The Strategist

Eager for Talents


06/26/2015 - 19:38



Today companies have more and more data about the employees at their disposal – from their habits to performance. But still, you can guess which employees are able to grow up to more responsible assignments more by intuition than by scientific methods. The need for employees of companies with a high potential is clear: the business is trying to ensure its leadership in the long term. Nevertheless, managers complain that their methods on the search for future stars trigger at best every other time.



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- It's a horror - try to predict how people will behave in the future, - grumbles Tom Rauzi, director of Dell talent management.

Automatic talents search algorithms proved themselves far better. Several developers of software for the management personnel claim that they are working on the programs to identify future stars. Only, their performance leaves much to be desired. Giants such as Nokia, American Express and SAP are full-blast experimenting with new technologies, including gaming, to identify useful traits (eg, persistence), and try to divide their employees through a variety of classifications - but they cannot find the key.
 
Many companies simply rely on the opinion of the immediate superiors or subordinates or try to draw conclusions on the regular personnel assessment. But the chiefs themselves recognize that they can spot a future star only somewhere in half the cases, says Talent Strategy Group’s poll, carried out in 134 companies. This means that half of the $ 70-75 million that American companies spend annually on training, is wasted.

At Dell, some managers, having identified promising employees, give them more opportunities to communicate with superiors or entrust special tasks.
- Somewhere, a result is visible, somewhere expectations are false, - says Rosie. The problem in the fact that Dell has no uniform criteria for what a high-potential employees are.

- Too often, all use this term, but we do not believe that we are talking about the same, - he complains. This summer, the company is launching a study in which analyzes data such as education, career development and peer review in the hope of finding some quality criteria for people applying for a promotion.

If you left the search for future stars to the subjective opinion of superiors, they will promote those who are similar to themselves. CEB’s survey of more than 9,500 managers states: about a quarter rely only on their instincts when choosing a protégé. This may explain why a number of companies find it so difficult to catch people with original ideas.  

If a person knows what management believes in his potential, he works longer and harder. Such a conclusion can be drawn from studies by Christopher Collins, professor of human resources management from the school of industrial and labor at Cornell University and director of the Center for Research in the field of HR of the university.

Carrie Davis worked as director of global innovation in Coca-Cola up to March this year. She was surprised to find that people, taken in the program for high-potential employees, are very similar to each other. During training on innovation, she gave some interesting pointers to groups of several people. But then, she realized that the participants of the program spend much more time on the chatter and the struggle for power, rather than the introduction of new solutions. Now Davis, having 13 years at Coca-Cola, has left the company for the sake of opening her own consulting firm. Her concern is that employees, able to generate new creative ideas, are set aside. Press Service of the Coca-Cola declined to comment.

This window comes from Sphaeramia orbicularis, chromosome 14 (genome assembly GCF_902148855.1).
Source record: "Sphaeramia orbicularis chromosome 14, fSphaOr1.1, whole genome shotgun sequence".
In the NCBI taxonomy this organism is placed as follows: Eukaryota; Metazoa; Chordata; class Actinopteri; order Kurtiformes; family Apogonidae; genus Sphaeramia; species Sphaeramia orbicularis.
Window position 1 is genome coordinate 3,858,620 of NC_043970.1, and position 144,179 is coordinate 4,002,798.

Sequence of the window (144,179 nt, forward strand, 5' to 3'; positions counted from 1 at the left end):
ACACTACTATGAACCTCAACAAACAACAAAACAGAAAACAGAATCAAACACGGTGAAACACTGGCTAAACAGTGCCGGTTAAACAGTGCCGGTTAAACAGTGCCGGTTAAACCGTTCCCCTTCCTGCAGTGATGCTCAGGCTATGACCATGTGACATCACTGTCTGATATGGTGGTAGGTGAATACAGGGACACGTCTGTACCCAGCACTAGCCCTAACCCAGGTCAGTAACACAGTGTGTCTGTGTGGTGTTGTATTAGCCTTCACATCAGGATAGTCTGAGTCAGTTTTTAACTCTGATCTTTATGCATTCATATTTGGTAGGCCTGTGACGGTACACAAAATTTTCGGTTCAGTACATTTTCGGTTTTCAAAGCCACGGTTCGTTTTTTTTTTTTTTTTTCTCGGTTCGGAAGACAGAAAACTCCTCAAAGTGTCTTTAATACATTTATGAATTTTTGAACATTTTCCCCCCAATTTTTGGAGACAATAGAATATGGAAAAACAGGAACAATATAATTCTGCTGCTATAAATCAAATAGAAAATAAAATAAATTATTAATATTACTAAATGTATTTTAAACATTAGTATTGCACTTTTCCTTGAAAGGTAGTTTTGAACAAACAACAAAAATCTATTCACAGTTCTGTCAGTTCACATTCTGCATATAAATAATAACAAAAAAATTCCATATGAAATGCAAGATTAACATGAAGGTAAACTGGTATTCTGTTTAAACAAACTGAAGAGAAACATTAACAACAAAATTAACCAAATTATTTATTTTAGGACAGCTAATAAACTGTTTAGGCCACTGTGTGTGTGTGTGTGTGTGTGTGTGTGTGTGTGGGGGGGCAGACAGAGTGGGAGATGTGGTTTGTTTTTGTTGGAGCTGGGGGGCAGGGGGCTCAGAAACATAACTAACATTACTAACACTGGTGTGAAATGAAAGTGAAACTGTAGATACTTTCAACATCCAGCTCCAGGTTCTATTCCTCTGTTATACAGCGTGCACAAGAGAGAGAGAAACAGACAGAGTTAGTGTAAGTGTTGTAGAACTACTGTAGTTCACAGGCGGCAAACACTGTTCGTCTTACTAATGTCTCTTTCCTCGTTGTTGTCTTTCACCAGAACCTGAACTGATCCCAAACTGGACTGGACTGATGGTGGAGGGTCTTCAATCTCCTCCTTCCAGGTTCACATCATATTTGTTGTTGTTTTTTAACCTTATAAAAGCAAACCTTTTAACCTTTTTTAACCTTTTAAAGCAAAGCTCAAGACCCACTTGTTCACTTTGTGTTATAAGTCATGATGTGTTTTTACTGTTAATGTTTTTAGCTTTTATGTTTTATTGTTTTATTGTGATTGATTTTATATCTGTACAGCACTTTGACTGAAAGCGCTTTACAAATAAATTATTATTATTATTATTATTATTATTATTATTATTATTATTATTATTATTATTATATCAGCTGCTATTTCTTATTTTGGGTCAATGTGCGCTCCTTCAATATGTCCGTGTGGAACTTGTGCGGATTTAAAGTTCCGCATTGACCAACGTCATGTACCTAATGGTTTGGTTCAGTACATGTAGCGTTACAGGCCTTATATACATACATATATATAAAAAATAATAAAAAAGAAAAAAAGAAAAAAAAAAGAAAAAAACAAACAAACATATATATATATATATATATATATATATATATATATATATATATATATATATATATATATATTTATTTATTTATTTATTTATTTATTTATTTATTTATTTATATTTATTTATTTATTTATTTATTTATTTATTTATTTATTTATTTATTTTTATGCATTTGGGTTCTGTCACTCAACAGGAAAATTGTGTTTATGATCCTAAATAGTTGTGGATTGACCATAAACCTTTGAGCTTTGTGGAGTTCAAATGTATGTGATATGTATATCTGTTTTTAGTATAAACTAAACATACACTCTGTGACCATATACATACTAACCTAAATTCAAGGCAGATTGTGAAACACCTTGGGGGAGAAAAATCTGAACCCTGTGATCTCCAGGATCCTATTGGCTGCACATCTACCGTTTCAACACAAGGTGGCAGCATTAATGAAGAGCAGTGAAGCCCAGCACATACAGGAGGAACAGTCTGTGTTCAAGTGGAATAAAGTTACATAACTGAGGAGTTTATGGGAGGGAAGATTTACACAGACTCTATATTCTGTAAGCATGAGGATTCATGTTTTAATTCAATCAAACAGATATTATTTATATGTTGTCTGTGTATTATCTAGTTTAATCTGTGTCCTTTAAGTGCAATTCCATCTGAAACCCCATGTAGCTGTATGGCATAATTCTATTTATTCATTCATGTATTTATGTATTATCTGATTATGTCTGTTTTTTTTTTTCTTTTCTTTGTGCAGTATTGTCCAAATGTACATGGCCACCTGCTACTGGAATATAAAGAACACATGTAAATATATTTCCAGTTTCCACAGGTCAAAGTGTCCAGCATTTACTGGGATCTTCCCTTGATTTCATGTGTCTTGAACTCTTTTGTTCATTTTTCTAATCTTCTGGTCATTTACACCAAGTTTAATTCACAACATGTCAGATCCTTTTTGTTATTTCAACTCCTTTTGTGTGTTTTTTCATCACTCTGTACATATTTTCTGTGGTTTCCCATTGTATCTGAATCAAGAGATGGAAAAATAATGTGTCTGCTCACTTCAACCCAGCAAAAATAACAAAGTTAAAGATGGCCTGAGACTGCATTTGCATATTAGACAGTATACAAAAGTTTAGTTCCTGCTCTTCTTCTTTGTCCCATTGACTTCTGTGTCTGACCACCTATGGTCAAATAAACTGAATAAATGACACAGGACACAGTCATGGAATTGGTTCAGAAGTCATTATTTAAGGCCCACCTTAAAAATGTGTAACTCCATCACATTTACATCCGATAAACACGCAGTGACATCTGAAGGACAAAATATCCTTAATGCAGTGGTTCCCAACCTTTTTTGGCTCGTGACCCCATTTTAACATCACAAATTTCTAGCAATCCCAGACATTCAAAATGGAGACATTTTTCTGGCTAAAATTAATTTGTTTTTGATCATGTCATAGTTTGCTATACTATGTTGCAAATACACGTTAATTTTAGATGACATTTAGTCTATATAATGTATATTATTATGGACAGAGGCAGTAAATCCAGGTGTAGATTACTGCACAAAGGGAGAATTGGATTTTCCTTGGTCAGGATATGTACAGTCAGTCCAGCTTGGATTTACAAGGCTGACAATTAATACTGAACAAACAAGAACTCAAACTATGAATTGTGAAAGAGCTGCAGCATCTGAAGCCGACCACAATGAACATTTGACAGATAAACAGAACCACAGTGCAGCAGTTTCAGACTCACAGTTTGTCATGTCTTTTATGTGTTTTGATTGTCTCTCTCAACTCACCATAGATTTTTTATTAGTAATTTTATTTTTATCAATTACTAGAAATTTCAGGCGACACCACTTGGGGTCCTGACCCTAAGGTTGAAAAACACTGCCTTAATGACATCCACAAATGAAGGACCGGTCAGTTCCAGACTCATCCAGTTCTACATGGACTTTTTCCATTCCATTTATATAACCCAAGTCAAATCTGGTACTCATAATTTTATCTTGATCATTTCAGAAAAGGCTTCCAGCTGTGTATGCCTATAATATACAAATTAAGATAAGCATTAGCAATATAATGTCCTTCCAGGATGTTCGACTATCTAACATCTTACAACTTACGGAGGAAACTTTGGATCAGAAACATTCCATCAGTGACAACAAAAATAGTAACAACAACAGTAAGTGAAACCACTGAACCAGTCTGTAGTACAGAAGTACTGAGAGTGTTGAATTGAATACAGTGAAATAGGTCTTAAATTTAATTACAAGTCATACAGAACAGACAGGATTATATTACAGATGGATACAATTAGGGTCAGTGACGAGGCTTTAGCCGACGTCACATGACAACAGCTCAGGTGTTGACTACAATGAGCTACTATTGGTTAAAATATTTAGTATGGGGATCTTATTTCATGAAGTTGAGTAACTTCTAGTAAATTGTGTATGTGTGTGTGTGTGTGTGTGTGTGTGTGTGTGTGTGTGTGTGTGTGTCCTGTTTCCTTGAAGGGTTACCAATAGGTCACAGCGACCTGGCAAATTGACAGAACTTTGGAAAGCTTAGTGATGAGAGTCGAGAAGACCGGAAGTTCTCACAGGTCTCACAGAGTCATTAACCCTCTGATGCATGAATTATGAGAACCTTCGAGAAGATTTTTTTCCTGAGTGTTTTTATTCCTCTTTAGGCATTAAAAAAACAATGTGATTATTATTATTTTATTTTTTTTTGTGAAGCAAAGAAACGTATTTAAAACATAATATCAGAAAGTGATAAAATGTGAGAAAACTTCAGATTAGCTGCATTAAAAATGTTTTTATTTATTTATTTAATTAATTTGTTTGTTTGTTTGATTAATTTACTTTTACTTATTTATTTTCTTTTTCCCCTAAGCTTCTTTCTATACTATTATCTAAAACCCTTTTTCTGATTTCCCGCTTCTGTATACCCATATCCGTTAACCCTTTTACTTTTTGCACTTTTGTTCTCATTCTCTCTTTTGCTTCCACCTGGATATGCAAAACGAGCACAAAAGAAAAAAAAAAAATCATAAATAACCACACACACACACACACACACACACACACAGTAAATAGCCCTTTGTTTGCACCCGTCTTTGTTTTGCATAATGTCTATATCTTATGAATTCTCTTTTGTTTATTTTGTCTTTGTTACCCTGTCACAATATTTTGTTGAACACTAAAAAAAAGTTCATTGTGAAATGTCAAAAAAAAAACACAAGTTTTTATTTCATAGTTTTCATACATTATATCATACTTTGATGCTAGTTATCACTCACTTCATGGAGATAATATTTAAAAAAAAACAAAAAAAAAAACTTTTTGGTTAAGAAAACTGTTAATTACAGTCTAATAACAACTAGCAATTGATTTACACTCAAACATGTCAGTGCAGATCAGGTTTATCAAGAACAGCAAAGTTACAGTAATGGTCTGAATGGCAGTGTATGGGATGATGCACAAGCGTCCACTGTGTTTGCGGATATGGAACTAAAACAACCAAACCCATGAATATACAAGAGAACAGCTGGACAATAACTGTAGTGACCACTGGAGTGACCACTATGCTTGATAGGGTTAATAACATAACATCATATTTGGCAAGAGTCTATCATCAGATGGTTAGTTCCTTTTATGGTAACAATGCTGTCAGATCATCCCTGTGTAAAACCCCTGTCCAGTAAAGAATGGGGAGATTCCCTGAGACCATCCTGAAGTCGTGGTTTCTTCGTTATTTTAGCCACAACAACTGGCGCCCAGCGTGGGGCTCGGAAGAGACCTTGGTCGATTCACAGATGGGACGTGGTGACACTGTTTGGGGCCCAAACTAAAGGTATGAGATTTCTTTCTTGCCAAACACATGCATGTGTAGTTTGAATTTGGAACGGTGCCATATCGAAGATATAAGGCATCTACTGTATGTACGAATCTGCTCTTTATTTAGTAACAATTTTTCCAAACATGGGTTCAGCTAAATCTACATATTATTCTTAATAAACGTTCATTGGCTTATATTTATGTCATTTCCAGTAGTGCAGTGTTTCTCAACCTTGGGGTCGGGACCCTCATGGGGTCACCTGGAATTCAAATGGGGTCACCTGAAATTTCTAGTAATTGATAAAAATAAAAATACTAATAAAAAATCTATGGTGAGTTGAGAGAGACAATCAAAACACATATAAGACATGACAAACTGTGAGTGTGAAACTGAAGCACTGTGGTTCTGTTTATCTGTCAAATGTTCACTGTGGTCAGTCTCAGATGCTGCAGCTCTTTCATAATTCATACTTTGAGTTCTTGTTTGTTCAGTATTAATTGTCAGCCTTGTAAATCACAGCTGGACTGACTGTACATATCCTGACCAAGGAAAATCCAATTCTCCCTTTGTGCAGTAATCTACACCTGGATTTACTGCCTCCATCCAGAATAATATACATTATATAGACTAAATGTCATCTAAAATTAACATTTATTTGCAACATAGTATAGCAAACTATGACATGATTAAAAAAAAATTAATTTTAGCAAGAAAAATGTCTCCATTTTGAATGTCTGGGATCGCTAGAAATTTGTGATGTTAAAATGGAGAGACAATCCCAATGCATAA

Companies are beginning to use the same tools that for top management to search for talent among the ordinary employees, says vice-president of consulting firm Development Dimensions International (DDI) Matt Paese.

DDI itself this summer will start to promote a new line of tools for human resource management - a lightweight and cheaper version of those traditionally used to evaluate senior managers. The cost of such research in recent years has declined in the company, they say in DDI. Still, market prices remain too high for mass use, the other parry. They note that such detailed studies generate unnecessary anxiety among employees.

Laurie Bradley, manager of talent Phillips-Van Heusen (PVH), which owns the brands Calvin Klein, Kenneth Cole, DKNY, Timberland and so on, says: workers are usually concerned about who looks at their answers and how the view of the man reflected on the payroll or qualifying rating. "We have to put a lot of effort to get the people calm," - she says.

HR software vendors are going to develop their own solutions. They believe that the analysis of a number of indicators (from the employee's contribution to the pension savings plan 401 (k) to involvement in social relations at work) will finally reveal one’s high potential.

Ultimate Software Group, for example, says that its UltiPro High Performer Predictor ranks the employees by the probability of how hard they will work in the coming months. Researcher master data Steve VanWieren, however, said that this figure should not be confused with an employee’s potential. He defines latter as the ability to climb a few steps up the career ladder.

But even if the company manages to create a more or less robust algorithms, they will not be trouble-free, warns VanWieren: "There is always something that is not reflected in the data about the employee."

source: wsj.com
 




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